# Show Me a Shortcut for Counting in Excel

Updated on December 1, 2015

If you are a beginner to Excel, you probably don’t know how to create, or write a “formula” for counting in your spreadsheet. Have you ever asked someone to "Show me a shortcut for counting in Excel".  Well, there is a really neat feature in the lower right corner of every spreadsheet that allows you to find out the number of items (or count) in a specific range that you have highlighted. You can also find out the average, maximum, minimum or the sum of any items in a range of cells. This area is called the “status bar.”

You don't have to take microsoft Excel classes in order to learn some of the shortcuts in this spreadsheet program, you just need to ask the right question, of the right person. There are helpful tips all over the internet.

Unlike a formula entered into a cell, this feature does not keep the results you find permanently in your spreadsheet. It is used when you just want to get a quick answer to a question on your input area. For example, if you were going to buy a large quantity of foods for an event you are hosting, and you had a list of prices from the various stores you were considering buying from, then you could put them into a spreadsheet and find out the cost (or the average price) of the total purchases - per store.

Perhaps you are thinking about having a party and you want to know what it’s going to cost you – per person – to buy the basic entrée, drink, side dish, and desert. You can load all the prices into an Excel spreadsheet than highlight the row or column of items and you can immediately see the average price per person. Yes, you can always do this using a calculator, but the calculator will not allow you to change your prices or products anywhere on the calculator tape. If you store the information in an Excel file, you can go back and change the prices if a sale occurs, and then immediately get the new average. The power of microsoft Excel software is really amazing once you learn the secrets.

The most important part to making this feature work at its best is that you must enter the information you want to sum, average, or count all in one row or column. You must be able to easily highlight a “range” of information to obtain the results you want. For example, you might want to list the store names as column headings, and the products you are buying in the rows below. This way the ranges are easy to see and capture in your range of cells. A sample is showing below.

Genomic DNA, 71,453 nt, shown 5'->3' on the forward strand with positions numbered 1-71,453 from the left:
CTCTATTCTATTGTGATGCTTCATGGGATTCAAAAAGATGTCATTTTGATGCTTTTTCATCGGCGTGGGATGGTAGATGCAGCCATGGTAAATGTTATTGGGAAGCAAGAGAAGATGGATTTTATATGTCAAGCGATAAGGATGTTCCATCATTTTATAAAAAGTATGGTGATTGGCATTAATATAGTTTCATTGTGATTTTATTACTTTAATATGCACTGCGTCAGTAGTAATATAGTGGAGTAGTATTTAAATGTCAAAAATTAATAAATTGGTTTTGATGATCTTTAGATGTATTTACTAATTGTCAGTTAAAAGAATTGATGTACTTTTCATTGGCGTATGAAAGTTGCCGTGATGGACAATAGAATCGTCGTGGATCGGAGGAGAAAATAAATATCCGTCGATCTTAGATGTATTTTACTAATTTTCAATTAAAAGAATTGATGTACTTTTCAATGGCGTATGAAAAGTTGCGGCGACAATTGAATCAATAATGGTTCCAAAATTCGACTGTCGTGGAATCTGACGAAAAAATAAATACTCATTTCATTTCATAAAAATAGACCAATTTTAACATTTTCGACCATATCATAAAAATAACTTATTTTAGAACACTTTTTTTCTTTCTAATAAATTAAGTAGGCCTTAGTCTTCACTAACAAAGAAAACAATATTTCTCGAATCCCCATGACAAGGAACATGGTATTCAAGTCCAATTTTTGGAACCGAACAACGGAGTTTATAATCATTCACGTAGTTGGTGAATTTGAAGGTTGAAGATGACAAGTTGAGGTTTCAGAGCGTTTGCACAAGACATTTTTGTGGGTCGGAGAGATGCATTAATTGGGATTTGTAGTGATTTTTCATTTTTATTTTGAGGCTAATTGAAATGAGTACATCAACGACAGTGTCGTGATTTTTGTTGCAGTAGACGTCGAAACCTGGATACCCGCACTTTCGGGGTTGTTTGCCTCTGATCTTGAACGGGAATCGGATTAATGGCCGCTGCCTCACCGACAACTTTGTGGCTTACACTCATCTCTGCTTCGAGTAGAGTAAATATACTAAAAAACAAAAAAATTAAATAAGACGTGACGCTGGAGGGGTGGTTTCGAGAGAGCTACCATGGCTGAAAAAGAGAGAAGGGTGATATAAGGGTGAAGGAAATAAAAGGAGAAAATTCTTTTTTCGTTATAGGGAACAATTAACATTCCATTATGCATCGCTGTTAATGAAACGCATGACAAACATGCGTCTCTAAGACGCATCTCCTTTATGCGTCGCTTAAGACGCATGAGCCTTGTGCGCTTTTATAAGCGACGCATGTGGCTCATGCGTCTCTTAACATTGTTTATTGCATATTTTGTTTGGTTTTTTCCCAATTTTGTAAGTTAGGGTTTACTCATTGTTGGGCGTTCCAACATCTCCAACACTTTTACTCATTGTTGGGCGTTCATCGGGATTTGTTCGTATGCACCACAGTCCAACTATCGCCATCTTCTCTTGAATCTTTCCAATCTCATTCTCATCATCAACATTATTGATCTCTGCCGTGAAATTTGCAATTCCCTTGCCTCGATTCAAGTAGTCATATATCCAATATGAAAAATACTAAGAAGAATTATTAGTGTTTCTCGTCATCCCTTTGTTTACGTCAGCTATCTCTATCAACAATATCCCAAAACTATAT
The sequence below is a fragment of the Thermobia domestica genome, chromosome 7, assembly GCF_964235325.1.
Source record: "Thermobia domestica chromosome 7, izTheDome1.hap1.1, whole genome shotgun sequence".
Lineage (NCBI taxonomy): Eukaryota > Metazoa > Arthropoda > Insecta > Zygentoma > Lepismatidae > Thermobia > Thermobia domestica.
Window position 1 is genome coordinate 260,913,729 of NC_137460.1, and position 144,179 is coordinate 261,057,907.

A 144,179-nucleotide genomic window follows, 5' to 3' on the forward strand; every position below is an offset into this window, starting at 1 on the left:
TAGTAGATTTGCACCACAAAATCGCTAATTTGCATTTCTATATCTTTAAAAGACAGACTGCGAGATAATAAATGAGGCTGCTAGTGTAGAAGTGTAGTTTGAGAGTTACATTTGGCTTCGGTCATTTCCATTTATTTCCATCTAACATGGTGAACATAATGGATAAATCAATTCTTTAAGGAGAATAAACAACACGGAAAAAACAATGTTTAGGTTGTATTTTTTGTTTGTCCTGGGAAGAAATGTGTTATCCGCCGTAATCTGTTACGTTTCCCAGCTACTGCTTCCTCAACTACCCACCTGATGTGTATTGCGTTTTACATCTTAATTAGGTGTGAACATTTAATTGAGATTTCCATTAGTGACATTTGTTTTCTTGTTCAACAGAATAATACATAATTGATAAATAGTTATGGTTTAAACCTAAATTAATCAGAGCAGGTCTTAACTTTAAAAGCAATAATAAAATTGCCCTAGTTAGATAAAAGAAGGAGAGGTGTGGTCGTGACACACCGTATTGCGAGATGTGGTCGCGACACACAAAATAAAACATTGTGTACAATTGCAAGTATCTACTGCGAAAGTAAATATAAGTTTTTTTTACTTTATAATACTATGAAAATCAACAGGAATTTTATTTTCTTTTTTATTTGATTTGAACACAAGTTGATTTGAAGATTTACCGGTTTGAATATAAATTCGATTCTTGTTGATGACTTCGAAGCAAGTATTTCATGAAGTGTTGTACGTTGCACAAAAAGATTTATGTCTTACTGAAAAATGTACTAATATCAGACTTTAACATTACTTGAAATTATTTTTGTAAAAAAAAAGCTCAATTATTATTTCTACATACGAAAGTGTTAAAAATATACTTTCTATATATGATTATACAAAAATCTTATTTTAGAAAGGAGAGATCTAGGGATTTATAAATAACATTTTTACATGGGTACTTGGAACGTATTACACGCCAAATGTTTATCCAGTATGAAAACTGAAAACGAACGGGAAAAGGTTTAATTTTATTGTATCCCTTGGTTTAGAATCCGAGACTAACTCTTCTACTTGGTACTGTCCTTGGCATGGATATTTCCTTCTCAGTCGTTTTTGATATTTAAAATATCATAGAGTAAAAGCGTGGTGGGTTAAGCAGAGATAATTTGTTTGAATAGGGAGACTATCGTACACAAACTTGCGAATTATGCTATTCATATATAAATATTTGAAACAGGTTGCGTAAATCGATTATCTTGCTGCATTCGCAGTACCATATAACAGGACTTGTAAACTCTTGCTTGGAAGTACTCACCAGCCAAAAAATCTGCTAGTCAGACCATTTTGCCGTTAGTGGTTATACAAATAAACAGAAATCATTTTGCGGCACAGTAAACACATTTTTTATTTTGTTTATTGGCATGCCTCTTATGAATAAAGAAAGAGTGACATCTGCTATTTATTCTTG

To activate this cool feature, you must first highlight the range of information by clicking on the first cell in the range, then holding down your left mouse button, and sliding it until all of the cells are highlighted. Then, use your left mouse button and click anywhere in the status bar area. The 7 option choices will pop up on the screen. Click on the one you want to use for this search result. As soon as you finish clicking, the results will pop into the status bar. If you want to change your choice, just left click in the status bar and pick a new one.

There are many microsoft Excel tutorials available on the internet, but sometimes these are time consuming to locate and tedius to sift through, especially if you are just looking for someone to show me a shortcut for counting in Excel

I hope this easy formula trick I've explained here helps you start understanding some of the great features of Excel.  Keep checking back to read my future posts on more tips and shortcuts for the beginner Excel user.

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Susan Carter

8 years ago

Glad I could help. It's a quick little feature that I find very handy when I don't want to use a calculator tape. Thanks for the comment.

8 years ago from Michigan

Wow. I have used excel for years and written some complex formulas. I never noticed this feature and it works on office 97.

Thanks Susan.

• Susan Carter

8 years ago

Thank you so much for the compliment and the useful suggestion. I'll take your advice and make the changes right away. Take care.

• Elena

8 years ago from London, UK

Thanks - very useful info. Spreadsheets can be quite challenging for some.